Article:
I’ve been doing some heavy thinking these days. Does anyone think it’s strange to cut down a living tree, put it in your house, and decorate it? How strange are we to do this? If you consider that the first “tree inside the house” had actual candles on it, yes, it is indeed strange. This sounds like a perfectly good idea, doesn’t it? Let’s put candles on a dead, dry, flammable tree inside of your house.
It was the Germans who brought the tree into the house first. The Evergreen tree, which remained green all year-long, was special during the cold winter months, and held dear, so dear, they brought it inside the house. It is believed that Martin Luther, the 16th-century Protestant reformer, first added candles to the tree to mimic the stars outside.
We can thank Albert Sadacca for turning the candles into electric bulbs. He was only fifteen at the time, and his family happened to have some extra bulbs on hand. Safety was the main factor in this progression. Later the bulbs became a string of lights, which didn’t catch on right away. He only sold a hundred strands his first year. They became more popular when he started painting the bulbs in red, green, and other colors. Needless to say, that guy had a bright idea. A little joke for you.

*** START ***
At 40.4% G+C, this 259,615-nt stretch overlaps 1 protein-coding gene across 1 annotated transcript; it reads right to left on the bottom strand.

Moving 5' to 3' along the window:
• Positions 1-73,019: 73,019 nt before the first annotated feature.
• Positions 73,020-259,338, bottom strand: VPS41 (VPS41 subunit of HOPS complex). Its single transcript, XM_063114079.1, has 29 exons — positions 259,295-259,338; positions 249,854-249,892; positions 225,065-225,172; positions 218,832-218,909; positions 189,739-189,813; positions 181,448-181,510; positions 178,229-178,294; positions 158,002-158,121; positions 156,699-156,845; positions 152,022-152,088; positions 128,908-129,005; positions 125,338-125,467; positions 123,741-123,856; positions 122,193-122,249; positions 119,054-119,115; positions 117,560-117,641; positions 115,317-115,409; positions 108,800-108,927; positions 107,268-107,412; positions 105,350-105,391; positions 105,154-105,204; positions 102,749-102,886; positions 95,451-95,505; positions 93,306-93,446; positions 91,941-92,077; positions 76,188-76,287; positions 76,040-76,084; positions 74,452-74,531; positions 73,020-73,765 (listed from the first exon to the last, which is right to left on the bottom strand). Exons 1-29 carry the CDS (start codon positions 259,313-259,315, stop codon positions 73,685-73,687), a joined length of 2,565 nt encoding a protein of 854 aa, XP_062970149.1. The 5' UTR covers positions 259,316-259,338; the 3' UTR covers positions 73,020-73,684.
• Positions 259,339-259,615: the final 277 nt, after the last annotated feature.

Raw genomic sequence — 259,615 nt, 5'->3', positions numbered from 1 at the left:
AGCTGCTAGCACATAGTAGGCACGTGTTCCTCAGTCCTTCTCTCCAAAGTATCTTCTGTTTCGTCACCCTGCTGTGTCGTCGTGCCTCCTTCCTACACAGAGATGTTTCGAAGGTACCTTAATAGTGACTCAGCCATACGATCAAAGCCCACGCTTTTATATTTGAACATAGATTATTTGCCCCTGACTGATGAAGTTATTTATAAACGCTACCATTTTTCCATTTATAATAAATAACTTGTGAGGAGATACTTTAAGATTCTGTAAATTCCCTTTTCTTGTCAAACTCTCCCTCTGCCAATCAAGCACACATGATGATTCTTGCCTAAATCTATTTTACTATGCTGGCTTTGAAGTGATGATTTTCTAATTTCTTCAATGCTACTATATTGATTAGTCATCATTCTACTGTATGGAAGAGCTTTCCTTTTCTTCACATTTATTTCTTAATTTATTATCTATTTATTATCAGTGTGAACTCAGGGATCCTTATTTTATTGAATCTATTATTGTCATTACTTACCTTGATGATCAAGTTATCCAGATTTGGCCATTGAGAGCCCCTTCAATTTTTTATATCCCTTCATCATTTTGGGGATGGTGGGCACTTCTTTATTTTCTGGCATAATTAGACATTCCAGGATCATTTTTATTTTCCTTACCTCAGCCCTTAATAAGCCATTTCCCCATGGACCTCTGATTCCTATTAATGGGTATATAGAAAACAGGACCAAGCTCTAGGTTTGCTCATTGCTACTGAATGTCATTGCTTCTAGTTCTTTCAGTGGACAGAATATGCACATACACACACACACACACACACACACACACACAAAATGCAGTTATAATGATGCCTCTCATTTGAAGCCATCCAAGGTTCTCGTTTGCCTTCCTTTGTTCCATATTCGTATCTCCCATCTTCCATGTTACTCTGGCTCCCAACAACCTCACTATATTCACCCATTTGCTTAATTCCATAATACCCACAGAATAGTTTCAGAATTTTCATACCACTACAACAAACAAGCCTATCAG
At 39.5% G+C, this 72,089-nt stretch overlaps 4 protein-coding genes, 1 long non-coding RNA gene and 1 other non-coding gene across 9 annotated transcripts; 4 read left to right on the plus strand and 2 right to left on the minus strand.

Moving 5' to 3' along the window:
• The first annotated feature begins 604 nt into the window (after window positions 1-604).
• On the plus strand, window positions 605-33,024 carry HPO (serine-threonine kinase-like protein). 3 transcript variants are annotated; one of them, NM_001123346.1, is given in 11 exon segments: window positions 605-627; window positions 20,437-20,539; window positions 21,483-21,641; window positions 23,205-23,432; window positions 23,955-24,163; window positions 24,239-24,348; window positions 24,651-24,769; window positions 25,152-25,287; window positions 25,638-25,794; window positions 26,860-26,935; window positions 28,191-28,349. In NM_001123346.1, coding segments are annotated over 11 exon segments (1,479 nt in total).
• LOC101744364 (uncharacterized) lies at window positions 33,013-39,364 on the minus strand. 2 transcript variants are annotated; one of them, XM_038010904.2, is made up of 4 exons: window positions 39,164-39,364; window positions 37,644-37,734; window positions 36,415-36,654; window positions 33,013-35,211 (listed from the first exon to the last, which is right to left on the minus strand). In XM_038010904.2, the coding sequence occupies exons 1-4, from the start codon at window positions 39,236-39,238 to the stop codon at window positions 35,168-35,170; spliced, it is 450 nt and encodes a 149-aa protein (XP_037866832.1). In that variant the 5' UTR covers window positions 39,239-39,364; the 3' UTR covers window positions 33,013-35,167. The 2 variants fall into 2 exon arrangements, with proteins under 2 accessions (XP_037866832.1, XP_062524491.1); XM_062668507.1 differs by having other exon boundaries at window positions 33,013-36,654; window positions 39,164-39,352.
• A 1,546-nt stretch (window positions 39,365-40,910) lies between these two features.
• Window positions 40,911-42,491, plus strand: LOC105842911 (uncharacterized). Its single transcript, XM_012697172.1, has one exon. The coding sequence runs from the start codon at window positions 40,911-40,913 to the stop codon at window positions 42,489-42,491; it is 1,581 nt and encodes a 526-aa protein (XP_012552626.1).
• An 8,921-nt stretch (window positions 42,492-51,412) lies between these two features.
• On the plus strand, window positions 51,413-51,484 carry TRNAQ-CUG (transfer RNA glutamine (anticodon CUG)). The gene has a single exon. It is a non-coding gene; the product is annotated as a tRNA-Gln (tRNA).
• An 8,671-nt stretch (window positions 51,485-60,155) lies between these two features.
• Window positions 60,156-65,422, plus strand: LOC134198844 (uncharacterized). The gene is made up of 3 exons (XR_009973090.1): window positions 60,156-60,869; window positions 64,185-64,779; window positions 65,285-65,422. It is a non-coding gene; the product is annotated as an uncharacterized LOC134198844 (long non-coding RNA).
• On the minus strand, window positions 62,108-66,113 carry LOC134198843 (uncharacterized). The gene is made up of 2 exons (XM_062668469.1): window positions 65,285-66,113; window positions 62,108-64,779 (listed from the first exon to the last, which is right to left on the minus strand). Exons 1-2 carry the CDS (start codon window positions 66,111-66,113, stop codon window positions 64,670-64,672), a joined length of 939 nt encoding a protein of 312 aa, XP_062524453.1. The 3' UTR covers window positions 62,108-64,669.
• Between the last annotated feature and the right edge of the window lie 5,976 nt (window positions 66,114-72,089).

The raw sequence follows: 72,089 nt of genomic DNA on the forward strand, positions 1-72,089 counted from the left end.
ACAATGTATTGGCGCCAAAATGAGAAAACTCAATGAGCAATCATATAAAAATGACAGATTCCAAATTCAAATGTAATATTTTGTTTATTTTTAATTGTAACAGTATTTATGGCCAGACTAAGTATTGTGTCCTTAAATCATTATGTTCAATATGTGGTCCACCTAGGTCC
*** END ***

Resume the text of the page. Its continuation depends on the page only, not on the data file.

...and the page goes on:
I don’t know about you, but it doesn’t quite “feel” like Christmas until we have decorated our tree. For the last six years, we’ve been going to a Christmas tree farm to select a tree. We’re greeted with hugs and candy canes. It makes me feel good, too, to support a local tree grower. They cut the tree in such a way that it will regrow yet another tree in its place.
We take our time picking out a tree, enjoying the property. Even if we see our tree within minutes of looking, we still wander around. For me, it’s one of my favorite things about Christmas. Someday, I’ll probably switch to artificial. In the meantime, however weird this tree thing is, I dig it!